Upon my return to the UK, now based at the University of Southampton, I am building a Global Health Research Institute, an interdisciplinary environment bringing together the many strong researchers in various Faculties at the University of Southampton. I am taking forward my research on HIV infection in pregnancy, with a recent NIH R01 award to study pregnancy outcome in terms of the immunological environment during pregnancy in HIV infected women who were either on ART already at conception or who are initiated on ART during early pregnancy. This research is taking place in South Africa and provides the basis for a large programme of research on the consequences of ART exposure in fetal and early life for the increasing number of HIV-exposed but uninfected children. I am also involved in developing research application for trials to address the residual transmission from mother-to-child in women who have been on ART since early/mid pregnancy.

Research group

Human Development and Health

Postgraduate supervision

1997 Beatriz Tess
1997 Claire Thorne
2000 Juana Willumsen
2003 Lindsey Gray
2005 Simona Fiore
2005 Susan Cliffe
2006 Claire Hankin
2006 Lucy Pembrey
2007 Deven Patel
2008 Kirsty Little
2008 Kirsty England
2009 Claire Townsend
2011 Sonja Lewiska
2011 Stephen Mepham
2012 Stefania Vergnano
2013 Madeleine Bunders
2013 Kerry Vermaak
2013 James Ndirangu
2013 Portia Mutevedzi
2014 Makandwe Nyirenda
2015 Lorna Benton


Terusha Chetty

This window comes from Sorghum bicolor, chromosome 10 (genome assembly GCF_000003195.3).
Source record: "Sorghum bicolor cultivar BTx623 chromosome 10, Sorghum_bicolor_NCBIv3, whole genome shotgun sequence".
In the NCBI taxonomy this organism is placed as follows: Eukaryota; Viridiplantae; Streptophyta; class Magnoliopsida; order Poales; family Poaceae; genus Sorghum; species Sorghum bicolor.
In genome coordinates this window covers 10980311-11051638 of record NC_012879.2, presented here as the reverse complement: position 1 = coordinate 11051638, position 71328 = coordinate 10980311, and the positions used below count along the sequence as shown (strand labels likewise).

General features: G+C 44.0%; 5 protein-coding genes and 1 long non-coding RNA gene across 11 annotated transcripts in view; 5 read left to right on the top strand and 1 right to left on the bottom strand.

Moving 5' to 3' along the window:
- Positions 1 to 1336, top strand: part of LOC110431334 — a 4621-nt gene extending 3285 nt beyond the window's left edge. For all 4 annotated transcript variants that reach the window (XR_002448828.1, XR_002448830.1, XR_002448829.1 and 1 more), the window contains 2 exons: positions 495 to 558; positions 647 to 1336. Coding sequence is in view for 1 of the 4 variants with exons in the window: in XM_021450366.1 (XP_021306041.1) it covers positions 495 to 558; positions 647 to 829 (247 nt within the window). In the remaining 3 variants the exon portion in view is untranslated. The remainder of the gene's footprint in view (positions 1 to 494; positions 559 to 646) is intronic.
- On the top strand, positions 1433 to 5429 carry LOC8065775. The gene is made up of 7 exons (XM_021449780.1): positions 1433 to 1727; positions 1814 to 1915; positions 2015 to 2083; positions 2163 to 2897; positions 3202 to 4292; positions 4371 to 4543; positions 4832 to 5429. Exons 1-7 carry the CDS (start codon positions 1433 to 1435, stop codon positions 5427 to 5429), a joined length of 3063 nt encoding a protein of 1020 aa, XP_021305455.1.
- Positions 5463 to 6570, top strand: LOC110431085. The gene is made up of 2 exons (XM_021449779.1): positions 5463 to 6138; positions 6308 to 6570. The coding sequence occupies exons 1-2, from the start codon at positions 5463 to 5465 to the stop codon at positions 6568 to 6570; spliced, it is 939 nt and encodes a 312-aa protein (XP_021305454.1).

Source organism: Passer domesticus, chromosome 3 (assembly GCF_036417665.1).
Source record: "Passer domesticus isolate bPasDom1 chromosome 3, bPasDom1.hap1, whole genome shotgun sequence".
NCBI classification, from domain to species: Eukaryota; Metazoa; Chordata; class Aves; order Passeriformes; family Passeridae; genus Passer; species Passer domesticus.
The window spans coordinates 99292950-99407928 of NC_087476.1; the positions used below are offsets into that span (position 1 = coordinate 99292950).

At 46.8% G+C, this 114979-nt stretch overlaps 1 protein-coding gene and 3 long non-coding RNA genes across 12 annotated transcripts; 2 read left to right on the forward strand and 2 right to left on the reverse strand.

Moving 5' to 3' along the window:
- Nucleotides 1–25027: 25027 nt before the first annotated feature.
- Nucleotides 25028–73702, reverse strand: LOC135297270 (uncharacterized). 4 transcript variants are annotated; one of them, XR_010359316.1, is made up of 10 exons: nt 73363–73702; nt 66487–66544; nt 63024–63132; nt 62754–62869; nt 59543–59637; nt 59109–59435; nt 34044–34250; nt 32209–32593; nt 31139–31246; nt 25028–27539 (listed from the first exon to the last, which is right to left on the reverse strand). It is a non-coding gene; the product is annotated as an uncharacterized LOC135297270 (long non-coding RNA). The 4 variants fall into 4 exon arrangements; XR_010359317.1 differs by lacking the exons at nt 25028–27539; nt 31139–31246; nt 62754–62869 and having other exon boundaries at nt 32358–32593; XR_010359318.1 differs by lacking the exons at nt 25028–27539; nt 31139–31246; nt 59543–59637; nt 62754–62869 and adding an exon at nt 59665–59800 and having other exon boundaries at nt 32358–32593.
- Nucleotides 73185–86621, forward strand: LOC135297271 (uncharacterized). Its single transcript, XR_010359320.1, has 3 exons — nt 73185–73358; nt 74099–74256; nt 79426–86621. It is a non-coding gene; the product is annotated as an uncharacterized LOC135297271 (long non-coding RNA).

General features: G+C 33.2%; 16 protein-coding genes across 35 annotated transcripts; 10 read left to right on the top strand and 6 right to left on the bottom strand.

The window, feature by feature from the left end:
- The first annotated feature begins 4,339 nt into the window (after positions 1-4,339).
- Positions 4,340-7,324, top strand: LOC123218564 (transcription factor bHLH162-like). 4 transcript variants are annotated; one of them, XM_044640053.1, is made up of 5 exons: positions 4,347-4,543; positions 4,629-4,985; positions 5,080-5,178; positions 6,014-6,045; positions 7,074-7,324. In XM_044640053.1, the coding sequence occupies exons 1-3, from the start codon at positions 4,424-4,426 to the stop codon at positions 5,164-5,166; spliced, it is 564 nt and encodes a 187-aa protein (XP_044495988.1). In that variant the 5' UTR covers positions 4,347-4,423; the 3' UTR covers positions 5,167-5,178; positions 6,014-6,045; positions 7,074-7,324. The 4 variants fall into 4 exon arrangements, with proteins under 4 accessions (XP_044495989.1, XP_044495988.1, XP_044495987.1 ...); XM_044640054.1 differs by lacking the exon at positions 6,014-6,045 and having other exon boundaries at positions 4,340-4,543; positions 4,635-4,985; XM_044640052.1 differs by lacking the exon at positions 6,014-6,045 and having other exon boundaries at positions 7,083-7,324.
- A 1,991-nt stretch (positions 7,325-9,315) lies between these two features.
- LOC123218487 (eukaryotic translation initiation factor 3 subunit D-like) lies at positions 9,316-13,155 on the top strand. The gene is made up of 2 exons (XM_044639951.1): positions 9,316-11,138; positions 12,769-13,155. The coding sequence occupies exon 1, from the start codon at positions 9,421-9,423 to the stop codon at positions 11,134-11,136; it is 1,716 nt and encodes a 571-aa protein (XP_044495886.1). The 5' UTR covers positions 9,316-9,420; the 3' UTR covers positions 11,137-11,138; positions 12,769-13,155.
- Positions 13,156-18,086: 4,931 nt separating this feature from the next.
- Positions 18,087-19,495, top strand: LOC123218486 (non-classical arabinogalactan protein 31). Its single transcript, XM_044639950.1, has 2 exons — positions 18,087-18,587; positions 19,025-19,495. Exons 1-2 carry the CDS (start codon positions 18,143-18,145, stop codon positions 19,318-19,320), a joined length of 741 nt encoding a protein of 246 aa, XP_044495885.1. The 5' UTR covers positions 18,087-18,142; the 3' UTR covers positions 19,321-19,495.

Natsayi Chimbindi
Olayinka Obanewa
Patricia Ndugga


National and international responsibilities

I contribute to UK and International funding, advisory and regulatory bodies, including MRC, EDCTP, ANRS, Paediatric Medicines Expert Advisory Group Commission of Human Medicines, Swiss National Science Foundation, UNAIDS/WHO Reference Group on Estimates Models and Projections, NIH, WHO Technical consultations on Infant feeding, German Federal Ministry of Education and Research. I am member of the Editorial Board of a number of peer-review journals, including PLoS Medicine, Lancet, AIDS, JAIDS. I participate in the scientific oversight of several trials and cohort studies. I regularly act as PhD or MD examiner, for UK, Swedish, Dutch, French and South African universities. Since 2013, I am external examiner Imperial College MPH.

  • Postgraduate student mentorship
  • Postgraduate student supervision
Emeritus Professor Marie-Louise Newell
Professor Marie-Louise Newell
Room Number: SGH/IDS HDH D08
Telephone: (023) 8121 8692

Room Number : SGH/IDS/HDH/DC003